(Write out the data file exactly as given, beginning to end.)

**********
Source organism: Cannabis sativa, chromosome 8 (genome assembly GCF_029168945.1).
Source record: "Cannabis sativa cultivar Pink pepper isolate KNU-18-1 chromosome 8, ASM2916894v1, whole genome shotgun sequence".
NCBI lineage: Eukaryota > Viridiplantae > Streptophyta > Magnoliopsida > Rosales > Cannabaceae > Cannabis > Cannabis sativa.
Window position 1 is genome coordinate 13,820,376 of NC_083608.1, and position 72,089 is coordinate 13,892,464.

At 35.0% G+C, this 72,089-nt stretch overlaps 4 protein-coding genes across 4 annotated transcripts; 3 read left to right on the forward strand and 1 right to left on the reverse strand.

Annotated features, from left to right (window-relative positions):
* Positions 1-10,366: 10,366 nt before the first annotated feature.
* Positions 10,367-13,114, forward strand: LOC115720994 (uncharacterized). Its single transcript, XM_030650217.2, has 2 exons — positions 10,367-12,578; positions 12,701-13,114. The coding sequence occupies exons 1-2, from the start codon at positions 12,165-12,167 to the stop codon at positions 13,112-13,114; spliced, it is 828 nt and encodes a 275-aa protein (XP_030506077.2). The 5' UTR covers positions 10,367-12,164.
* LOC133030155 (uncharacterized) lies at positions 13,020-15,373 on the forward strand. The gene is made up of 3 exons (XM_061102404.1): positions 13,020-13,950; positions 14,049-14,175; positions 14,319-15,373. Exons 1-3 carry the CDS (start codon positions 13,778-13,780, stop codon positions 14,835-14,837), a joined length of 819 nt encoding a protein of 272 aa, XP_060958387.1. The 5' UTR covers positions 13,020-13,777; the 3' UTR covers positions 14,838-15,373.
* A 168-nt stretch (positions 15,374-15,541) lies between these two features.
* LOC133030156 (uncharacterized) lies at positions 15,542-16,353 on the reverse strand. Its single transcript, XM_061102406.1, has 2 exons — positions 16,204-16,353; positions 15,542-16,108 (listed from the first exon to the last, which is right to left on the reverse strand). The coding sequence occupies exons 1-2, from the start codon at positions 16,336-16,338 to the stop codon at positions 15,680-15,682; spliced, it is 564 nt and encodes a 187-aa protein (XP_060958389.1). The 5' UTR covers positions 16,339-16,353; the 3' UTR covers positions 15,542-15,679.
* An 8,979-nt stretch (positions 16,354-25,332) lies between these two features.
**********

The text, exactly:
Source organism: Cannabis sativa, chromosome 8 (genome assembly GCF_029168945.1).
Source record: "Cannabis sativa cultivar Pink pepper isolate KNU-18-1 chromosome 8, ASM2916894v1, whole genome shotgun sequence".
NCBI lineage: Eukaryota > Viridiplantae > Streptophyta > Magnoliopsida > Rosales > Cannabaceae > Cannabis > Cannabis sativa.
Window position 1 is genome coordinate 13,820,376 of NC_083608.1, and position 72,089 is coordinate 13,892,464.

At 35.0% G+C, this 72,089-nt stretch overlaps 4 protein-coding genes across 4 annotated transcripts; 3 read left to right on the forward strand and 1 right to left on the reverse strand.

Annotated features, from left to right (window-relative positions):
* Positions 1-10,366: 10,366 nt before the first annotated feature.
* Positions 10,367-13,114, forward strand: LOC115720994 (uncharacterized). Its single transcript, XM_030650217.2, has 2 exons — positions 10,367-12,578; positions 12,701-13,114. The coding sequence occupies exons 1-2, from the start codon at positions 12,165-12,167 to the stop codon at positions 13,112-13,114; spliced, it is 828 nt and encodes a 275-aa protein (XP_030506077.2). The 5' UTR covers positions 10,367-12,164.
* LOC133030155 (uncharacterized) lies at positions 13,020-15,373 on the forward strand. The gene is made up of 3 exons (XM_061102404.1): positions 13,020-13,950; positions 14,049-14,175; positions 14,319-15,373. Exons 1-3 carry the CDS (start codon positions 13,778-13,780, stop codon positions 14,835-14,837), a joined length of 819 nt encoding a protein of 272 aa, XP_060958387.1. The 5' UTR covers positions 13,020-13,777; the 3' UTR covers positions 14,838-15,373.
* A 168-nt stretch (positions 15,374-15,541) lies between these two features.
* LOC133030156 (uncharacterized) lies at positions 15,542-16,353 on the reverse strand. Its single transcript, XM_061102406.1, has 2 exons — positions 16,204-16,353; positions 15,542-16,108 (listed from the first exon to the last, which is right to left on the reverse strand). The coding sequence occupies exons 1-2, from the start codon at positions 16,336-16,338 to the stop codon at positions 15,680-15,682; spliced, it is 564 nt and encodes a 187-aa protein (XP_060958389.1). The 5' UTR covers positions 16,339-16,353; the 3' UTR covers positions 15,542-15,679.
* An 8,979-nt stretch (positions 16,354-25,332) lies between these two features.